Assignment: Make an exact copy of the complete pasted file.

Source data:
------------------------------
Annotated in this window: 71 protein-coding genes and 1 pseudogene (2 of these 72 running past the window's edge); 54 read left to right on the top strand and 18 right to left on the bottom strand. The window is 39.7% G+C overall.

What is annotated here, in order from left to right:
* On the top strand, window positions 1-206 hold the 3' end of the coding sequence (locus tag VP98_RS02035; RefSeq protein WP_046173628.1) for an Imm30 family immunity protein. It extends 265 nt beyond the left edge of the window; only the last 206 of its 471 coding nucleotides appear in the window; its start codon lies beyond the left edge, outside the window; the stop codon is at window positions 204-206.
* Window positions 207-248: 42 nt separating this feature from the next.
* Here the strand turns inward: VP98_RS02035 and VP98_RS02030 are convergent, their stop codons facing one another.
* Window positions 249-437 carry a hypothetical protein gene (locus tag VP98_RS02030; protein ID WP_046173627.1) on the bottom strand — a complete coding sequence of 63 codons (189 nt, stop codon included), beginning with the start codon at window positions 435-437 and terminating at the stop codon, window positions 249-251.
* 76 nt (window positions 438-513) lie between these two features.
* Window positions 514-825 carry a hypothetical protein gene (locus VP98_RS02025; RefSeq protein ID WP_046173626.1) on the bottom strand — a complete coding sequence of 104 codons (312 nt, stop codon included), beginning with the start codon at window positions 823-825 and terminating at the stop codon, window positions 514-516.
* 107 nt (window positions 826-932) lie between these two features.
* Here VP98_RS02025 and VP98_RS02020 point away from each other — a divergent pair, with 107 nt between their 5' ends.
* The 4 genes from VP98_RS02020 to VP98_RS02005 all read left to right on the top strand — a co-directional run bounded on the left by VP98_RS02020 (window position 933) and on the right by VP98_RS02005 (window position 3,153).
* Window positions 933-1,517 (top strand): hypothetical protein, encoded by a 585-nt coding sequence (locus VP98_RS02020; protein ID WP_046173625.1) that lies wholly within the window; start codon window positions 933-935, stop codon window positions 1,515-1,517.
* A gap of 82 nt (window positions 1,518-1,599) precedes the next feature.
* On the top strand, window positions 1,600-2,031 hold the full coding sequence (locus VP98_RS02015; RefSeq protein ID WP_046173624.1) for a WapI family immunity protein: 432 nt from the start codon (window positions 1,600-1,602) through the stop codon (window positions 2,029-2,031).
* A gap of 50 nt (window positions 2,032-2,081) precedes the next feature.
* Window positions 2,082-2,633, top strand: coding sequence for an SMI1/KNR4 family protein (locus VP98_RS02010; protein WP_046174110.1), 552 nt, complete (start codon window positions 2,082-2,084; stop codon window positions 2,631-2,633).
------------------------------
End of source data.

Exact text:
Annotated in this window: 71 protein-coding genes and 1 pseudogene (2 of these 72 running past the window's edge); 54 read left to right on the top strand and 18 right to left on the bottom strand. The window is 39.7% G+C overall.

What is annotated here, in order from left to right:
* On the top strand, window positions 1-206 hold the 3' end of the coding sequence (locus tag VP98_RS02035; RefSeq protein WP_046173628.1) for an Imm30 family immunity protein. It extends 265 nt beyond the left edge of the window; only the last 206 of its 471 coding nucleotides appear in the window; its start codon lies beyond the left edge, outside the window; the stop codon is at window positions 204-206.
* Window positions 207-248: 42 nt separating this feature from the next.
* Here the strand turns inward: VP98_RS02035 and VP98_RS02030 are convergent, their stop codons facing one another.
* Window positions 249-437 carry a hypothetical protein gene (locus tag VP98_RS02030; protein ID WP_046173627.1) on the bottom strand — a complete coding sequence of 63 codons (189 nt, stop codon included), beginning with the start codon at window positions 435-437 and terminating at the stop codon, window positions 249-251.
* 76 nt (window positions 438-513) lie between these two features.
* Window positions 514-825 carry a hypothetical protein gene (locus VP98_RS02025; RefSeq protein ID WP_046173626.1) on the bottom strand — a complete coding sequence of 104 codons (312 nt, stop codon included), beginning with the start codon at window positions 823-825 and terminating at the stop codon, window positions 514-516.
* 107 nt (window positions 826-932) lie between these two features.
* Here VP98_RS02025 and VP98_RS02020 point away from each other — a divergent pair, with 107 nt between their 5' ends.
* The 4 genes from VP98_RS02020 to VP98_RS02005 all read left to right on the top strand — a co-directional run bounded on the left by VP98_RS02020 (window position 933) and on the right by VP98_RS02005 (window position 3,153).
* Window positions 933-1,517 (top strand): hypothetical protein, encoded by a 585-nt coding sequence (locus VP98_RS02020; protein ID WP_046173625.1) that lies wholly within the window; start codon window positions 933-935, stop codon window positions 1,515-1,517.
* A gap of 82 nt (window positions 1,518-1,599) precedes the next feature.
* On the top strand, window positions 1,600-2,031 hold the full coding sequence (locus VP98_RS02015; RefSeq protein ID WP_046173624.1) for a WapI family immunity protein: 432 nt from the start codon (window positions 1,600-1,602) through the stop codon (window positions 2,029-2,031).
* A gap of 50 nt (window positions 2,032-2,081) precedes the next feature.
* Window positions 2,082-2,633, top strand: coding sequence for an SMI1/KNR4 family protein (locus VP98_RS02010; protein WP_046174110.1), 552 nt, complete (start codon window positions 2,082-2,084; stop codon window positions 2,631-2,633).